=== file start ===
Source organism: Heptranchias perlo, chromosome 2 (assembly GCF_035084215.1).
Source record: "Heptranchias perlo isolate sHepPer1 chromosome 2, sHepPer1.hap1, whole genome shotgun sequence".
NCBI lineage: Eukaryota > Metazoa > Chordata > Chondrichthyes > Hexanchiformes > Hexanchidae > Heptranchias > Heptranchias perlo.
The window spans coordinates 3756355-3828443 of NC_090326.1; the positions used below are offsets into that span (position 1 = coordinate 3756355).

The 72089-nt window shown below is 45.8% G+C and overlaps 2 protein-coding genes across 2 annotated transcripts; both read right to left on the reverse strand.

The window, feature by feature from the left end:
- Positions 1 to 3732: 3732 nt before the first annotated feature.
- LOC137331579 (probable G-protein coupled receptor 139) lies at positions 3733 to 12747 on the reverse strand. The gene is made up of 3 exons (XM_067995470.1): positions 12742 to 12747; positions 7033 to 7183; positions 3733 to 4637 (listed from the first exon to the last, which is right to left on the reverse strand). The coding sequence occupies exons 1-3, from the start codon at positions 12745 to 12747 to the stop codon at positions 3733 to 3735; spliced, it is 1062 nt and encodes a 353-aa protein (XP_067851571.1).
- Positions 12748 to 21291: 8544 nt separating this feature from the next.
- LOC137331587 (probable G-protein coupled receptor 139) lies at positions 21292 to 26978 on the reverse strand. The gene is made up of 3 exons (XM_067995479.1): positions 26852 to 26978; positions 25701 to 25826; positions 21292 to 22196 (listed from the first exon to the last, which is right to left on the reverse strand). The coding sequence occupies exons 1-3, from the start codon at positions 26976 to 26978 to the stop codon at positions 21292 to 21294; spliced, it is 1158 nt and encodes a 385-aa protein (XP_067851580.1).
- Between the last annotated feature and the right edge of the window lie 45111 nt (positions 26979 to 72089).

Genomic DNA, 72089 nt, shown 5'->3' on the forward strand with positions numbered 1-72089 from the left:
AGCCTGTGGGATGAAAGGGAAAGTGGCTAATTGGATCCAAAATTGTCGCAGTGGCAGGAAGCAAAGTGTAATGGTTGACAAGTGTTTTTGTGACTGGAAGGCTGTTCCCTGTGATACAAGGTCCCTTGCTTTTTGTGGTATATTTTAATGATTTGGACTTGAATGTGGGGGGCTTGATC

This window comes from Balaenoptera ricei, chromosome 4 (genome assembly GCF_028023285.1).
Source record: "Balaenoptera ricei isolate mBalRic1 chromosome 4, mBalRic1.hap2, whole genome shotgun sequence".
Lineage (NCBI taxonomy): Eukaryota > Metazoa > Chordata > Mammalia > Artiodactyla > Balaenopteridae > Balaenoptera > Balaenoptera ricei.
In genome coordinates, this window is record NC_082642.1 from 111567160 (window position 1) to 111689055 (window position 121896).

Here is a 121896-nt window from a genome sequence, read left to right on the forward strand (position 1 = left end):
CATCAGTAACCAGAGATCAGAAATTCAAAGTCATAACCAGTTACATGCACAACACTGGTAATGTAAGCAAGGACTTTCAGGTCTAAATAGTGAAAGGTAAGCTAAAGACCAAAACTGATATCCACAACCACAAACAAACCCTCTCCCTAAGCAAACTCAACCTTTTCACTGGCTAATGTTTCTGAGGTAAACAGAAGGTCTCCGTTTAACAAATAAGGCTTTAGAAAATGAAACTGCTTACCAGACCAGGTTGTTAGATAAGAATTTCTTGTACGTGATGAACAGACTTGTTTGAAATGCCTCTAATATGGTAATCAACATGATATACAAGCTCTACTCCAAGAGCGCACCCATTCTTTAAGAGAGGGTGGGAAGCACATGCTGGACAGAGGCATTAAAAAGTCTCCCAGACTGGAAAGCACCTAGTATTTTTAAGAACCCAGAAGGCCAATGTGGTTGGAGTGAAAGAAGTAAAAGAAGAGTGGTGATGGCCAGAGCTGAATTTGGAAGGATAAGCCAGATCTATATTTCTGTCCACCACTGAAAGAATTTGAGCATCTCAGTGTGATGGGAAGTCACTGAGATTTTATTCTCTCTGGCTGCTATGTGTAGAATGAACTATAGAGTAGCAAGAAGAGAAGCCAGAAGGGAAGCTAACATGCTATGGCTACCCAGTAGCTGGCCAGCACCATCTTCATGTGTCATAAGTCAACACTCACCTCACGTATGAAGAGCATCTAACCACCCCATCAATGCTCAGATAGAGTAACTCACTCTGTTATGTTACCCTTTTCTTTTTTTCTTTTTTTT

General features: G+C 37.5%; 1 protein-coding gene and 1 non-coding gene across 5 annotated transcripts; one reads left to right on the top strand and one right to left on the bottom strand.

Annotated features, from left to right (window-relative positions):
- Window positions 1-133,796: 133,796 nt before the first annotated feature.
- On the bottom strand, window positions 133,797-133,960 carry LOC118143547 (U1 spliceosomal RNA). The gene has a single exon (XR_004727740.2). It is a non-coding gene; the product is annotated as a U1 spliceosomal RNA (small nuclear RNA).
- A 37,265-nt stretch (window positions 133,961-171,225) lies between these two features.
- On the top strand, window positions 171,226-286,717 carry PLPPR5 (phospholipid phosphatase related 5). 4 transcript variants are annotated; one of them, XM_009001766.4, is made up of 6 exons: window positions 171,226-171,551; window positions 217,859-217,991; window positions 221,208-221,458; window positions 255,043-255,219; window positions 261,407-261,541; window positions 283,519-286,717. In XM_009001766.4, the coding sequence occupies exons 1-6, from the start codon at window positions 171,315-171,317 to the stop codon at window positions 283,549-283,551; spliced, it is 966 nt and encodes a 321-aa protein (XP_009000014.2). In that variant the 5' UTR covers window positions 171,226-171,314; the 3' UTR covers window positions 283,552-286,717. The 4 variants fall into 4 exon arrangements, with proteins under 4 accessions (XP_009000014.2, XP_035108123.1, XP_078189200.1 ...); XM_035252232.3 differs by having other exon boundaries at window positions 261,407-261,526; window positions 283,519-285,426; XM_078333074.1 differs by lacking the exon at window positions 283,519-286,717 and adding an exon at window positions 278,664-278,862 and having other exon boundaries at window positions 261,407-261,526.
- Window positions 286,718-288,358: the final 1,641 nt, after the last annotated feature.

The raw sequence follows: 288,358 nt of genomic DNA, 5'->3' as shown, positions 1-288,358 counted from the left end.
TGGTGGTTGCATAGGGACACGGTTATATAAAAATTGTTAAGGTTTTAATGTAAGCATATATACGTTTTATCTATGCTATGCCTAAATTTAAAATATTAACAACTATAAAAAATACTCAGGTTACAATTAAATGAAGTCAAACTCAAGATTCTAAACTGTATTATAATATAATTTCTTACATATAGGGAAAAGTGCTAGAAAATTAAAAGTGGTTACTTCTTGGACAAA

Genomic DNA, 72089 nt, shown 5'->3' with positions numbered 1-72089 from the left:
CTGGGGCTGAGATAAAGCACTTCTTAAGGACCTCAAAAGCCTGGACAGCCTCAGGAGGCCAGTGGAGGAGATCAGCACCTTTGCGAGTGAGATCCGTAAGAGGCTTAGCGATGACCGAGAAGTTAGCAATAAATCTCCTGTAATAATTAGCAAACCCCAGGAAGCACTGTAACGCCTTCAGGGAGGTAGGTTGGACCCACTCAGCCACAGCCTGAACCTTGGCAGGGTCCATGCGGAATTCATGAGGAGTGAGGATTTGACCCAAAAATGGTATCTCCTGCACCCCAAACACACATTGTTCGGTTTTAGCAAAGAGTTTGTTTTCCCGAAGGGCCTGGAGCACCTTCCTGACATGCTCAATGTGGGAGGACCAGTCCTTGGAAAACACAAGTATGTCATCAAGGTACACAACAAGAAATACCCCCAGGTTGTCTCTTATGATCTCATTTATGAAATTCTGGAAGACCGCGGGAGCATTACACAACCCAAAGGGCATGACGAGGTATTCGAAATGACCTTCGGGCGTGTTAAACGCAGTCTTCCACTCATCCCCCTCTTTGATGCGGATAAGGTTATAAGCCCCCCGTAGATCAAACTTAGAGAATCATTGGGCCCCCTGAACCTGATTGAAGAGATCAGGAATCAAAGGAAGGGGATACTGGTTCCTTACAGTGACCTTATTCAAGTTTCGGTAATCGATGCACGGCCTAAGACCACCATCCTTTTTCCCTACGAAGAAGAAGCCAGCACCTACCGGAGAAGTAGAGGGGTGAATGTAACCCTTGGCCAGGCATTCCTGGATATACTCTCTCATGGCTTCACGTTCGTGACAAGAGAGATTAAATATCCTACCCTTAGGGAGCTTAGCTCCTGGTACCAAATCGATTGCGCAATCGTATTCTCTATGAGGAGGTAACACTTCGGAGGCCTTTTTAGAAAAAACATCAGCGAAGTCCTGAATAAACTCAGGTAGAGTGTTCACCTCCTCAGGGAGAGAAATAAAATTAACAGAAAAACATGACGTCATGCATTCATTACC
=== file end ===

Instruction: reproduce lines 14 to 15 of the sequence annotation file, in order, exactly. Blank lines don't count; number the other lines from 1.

This window comes from Balaenoptera ricei, chromosome 4 (genome assembly GCF_028023285.1).
Source record: "Balaenoptera ricei isolate mBalRic1 chromosome 4, mBalRic1.hap2, whole genome shotgun sequence".